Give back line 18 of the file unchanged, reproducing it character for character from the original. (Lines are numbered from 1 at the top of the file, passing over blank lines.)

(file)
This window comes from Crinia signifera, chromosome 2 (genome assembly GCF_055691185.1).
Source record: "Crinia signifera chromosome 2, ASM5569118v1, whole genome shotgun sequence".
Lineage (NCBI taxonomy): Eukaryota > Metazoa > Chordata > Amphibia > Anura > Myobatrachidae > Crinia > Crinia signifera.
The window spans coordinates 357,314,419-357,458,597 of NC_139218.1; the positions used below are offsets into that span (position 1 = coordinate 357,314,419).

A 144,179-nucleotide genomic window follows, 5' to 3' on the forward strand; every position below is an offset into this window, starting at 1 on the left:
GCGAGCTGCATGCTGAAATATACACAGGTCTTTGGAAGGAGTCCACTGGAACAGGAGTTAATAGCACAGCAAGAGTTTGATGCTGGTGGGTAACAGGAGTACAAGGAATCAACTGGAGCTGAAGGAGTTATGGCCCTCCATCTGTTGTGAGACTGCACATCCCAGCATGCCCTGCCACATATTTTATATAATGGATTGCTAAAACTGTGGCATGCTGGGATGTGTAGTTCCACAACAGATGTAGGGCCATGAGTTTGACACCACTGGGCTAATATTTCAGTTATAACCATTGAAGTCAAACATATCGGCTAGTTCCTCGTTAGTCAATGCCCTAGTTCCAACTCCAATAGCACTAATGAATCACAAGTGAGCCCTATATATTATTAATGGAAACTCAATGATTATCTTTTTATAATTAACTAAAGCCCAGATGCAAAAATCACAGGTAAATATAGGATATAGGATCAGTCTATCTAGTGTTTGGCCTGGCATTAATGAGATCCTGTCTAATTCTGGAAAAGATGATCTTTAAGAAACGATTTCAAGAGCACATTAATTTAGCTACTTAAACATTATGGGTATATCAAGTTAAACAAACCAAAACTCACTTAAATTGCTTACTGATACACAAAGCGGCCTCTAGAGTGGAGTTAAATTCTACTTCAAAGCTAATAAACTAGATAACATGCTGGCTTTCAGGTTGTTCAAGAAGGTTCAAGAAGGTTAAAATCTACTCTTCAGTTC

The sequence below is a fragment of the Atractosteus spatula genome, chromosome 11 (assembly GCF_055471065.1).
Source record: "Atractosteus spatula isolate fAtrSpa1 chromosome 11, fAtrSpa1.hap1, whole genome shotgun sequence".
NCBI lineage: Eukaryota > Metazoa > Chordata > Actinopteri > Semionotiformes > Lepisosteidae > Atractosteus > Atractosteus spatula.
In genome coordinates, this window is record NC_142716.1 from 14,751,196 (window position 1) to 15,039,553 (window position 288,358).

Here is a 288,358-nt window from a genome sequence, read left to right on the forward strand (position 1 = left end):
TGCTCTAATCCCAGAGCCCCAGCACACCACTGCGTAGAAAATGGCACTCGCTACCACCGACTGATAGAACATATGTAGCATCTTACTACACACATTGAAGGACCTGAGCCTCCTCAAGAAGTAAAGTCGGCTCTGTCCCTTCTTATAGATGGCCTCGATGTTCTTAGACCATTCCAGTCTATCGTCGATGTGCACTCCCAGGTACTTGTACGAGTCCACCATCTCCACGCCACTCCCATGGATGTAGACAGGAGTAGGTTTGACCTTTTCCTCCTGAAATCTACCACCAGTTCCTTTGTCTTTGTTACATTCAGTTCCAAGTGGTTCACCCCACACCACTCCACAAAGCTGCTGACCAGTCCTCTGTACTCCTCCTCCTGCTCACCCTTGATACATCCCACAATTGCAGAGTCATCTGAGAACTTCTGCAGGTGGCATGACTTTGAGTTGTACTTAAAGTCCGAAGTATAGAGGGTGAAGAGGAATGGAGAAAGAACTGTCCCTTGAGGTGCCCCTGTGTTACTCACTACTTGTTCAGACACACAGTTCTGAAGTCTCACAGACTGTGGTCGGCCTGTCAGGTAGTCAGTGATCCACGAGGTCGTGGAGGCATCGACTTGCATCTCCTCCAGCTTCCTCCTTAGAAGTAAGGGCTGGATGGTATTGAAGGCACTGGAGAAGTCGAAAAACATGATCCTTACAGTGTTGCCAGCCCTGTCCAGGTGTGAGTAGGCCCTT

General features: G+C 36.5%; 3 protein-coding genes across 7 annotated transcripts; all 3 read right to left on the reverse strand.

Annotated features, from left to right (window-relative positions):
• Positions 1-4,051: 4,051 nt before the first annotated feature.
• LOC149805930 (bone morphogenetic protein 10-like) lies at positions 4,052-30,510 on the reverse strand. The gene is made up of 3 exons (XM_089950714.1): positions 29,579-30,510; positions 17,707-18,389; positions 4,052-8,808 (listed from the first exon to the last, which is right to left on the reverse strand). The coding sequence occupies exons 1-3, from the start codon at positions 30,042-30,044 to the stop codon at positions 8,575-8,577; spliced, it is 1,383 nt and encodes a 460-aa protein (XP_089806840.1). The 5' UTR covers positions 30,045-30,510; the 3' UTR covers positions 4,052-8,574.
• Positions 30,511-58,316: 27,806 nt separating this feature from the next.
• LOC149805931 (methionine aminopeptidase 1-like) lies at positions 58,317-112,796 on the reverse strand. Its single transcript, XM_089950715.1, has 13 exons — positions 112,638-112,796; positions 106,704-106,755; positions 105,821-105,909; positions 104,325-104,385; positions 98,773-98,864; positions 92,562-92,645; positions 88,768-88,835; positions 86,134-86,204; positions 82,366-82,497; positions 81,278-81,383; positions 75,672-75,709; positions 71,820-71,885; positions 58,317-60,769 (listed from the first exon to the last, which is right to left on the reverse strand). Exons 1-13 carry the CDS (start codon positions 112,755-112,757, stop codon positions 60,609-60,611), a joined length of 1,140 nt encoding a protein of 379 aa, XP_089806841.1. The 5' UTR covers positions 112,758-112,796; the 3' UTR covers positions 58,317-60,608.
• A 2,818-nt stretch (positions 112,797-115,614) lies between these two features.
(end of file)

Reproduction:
• LOC149805931 (methionine aminopeptidase 1-like) lies at positions 58,317-112,796 on the reverse strand. Its single transcript, XM_089950715.1, has 13 exons — positions 112,638-112,796; positions 106,704-106,755; positions 105,821-105,909; positions 104,325-104,385; positions 98,773-98,864; positions 92,562-92,645; positions 88,768-88,835; positions 86,134-86,204; positions 82,366-82,497; positions 81,278-81,383; positions 75,672-75,709; positions 71,820-71,885; positions 58,317-60,769 (listed from the first exon to the last, which is right to left on the reverse strand). Exons 1-13 carry the CDS (start codon positions 112,755-112,757, stop codon positions 60,609-60,611), a joined length of 1,140 nt encoding a protein of 379 aa, XP_089806841.1. The 5' UTR covers positions 112,758-112,796; the 3' UTR covers positions 58,317-60,608.